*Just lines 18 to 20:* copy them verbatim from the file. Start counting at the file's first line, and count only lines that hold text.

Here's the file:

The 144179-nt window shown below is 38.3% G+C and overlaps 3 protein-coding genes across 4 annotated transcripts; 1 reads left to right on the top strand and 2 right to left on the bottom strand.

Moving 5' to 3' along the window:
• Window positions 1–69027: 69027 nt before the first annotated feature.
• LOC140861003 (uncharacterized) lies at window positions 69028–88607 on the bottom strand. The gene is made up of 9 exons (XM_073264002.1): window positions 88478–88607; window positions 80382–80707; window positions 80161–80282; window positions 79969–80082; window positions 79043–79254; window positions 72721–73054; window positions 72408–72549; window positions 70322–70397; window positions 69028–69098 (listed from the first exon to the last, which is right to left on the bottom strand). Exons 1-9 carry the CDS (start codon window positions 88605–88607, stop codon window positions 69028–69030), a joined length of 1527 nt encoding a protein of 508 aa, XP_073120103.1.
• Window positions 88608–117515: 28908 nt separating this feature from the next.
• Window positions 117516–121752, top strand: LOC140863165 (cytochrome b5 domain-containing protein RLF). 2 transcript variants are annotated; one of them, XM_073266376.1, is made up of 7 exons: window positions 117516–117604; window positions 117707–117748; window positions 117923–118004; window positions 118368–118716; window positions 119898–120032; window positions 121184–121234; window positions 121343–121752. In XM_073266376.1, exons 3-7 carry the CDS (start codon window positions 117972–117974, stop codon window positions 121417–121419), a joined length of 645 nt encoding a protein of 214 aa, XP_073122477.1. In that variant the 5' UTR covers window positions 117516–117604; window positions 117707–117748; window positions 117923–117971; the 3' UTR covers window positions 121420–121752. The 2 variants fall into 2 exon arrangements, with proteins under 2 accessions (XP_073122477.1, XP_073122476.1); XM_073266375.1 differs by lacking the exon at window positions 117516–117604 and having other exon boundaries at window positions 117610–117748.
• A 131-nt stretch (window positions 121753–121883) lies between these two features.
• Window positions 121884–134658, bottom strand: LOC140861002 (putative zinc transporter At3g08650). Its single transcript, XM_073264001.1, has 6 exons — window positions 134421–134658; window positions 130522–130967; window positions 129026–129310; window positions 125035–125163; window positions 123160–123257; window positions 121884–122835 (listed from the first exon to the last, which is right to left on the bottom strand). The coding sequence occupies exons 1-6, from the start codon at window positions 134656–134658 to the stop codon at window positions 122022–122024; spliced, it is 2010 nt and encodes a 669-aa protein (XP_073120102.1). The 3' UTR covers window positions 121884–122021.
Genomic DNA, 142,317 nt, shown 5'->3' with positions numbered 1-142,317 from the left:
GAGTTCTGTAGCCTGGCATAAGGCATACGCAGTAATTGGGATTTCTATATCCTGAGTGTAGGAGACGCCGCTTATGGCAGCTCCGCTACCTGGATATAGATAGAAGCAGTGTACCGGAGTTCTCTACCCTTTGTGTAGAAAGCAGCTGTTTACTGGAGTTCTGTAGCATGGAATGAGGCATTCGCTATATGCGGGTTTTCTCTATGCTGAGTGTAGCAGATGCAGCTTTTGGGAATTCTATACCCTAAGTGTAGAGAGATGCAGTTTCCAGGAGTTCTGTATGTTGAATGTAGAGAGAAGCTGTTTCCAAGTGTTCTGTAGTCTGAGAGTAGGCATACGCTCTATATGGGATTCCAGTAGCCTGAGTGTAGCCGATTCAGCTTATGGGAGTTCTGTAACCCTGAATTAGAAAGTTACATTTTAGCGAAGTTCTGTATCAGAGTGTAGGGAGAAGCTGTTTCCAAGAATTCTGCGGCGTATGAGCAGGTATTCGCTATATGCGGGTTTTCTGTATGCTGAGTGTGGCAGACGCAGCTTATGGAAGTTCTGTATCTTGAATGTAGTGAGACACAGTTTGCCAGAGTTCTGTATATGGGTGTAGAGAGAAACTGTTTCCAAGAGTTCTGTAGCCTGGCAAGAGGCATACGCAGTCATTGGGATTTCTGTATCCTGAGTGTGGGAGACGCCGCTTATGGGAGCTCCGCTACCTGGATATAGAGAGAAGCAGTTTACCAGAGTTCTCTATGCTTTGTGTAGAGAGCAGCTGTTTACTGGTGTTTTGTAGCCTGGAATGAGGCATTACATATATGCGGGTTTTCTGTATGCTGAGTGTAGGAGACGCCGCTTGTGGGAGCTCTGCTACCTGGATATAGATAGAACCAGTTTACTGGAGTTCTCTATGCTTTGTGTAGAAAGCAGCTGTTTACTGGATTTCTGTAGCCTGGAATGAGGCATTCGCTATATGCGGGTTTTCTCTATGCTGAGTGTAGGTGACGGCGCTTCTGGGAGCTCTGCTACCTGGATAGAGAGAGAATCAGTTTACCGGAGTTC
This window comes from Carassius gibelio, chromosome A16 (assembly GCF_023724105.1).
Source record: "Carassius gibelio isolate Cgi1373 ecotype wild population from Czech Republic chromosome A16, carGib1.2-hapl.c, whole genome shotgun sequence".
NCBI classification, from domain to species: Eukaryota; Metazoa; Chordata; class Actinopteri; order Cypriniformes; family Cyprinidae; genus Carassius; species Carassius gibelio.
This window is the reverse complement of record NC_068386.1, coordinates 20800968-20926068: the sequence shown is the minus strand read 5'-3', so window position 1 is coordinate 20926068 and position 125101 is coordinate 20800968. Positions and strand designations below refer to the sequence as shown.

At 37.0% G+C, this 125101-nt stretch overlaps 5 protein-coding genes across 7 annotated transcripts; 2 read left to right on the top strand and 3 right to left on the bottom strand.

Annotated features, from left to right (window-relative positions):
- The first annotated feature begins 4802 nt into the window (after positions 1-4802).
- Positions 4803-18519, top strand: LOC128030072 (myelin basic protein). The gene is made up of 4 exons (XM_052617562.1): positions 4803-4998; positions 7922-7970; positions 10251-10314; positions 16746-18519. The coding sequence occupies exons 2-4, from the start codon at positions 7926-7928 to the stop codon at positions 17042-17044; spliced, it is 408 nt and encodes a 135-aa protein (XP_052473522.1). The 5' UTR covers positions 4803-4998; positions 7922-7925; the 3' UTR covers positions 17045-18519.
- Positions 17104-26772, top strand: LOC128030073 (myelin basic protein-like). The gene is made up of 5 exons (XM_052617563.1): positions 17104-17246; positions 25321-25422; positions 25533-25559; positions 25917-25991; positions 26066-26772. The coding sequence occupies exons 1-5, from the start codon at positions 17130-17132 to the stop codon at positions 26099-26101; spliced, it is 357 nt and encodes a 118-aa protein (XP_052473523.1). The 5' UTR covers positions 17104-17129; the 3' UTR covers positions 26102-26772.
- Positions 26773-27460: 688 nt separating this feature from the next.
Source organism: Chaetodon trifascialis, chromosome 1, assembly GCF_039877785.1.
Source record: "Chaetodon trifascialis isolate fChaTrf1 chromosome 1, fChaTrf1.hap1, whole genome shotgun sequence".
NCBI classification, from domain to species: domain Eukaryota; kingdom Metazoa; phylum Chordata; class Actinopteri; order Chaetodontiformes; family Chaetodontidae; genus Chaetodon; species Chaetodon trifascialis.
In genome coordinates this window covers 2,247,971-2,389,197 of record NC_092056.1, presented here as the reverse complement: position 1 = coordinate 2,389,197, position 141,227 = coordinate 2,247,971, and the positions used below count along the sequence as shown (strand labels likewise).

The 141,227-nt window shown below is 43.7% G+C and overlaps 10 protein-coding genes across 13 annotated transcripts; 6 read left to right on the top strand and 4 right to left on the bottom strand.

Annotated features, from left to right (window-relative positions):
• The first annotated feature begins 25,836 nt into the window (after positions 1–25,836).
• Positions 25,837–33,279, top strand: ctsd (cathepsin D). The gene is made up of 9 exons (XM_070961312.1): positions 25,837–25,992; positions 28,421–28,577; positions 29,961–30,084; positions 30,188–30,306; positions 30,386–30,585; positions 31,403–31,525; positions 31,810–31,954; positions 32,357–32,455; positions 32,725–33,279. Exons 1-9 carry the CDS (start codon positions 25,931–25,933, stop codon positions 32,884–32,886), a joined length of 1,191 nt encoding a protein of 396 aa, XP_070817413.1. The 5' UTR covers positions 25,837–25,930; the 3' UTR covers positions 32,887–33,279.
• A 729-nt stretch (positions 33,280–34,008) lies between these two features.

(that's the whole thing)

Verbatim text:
- Positions 4803-18519, top strand: LOC128030072 (myelin basic protein). The gene is made up of 4 exons (XM_052617562.1): positions 4803-4998; positions 7922-7970; positions 10251-10314; positions 16746-18519. The coding sequence occupies exons 2-4, from the start codon at positions 7926-7928 to the stop codon at positions 17042-17044; spliced, it is 408 nt and encodes a 135-aa protein (XP_052473522.1). The 5' UTR covers positions 4803-4998; positions 7922-7925; the 3' UTR covers positions 17045-18519.
- Positions 17104-26772, top strand: LOC128030073 (myelin basic protein-like). The gene is made up of 5 exons (XM_052617563.1): positions 17104-17246; positions 25321-25422; positions 25533-25559; positions 25917-25991; positions 26066-26772. The coding sequence occupies exons 1-5, from the start codon at positions 17130-17132 to the stop codon at positions 26099-26101; spliced, it is 357 nt and encodes a 118-aa protein (XP_052473523.1). The 5' UTR covers positions 17104-17129; the 3' UTR covers positions 26102-26772.
- Positions 26773-27460: 688 nt separating this feature from the next.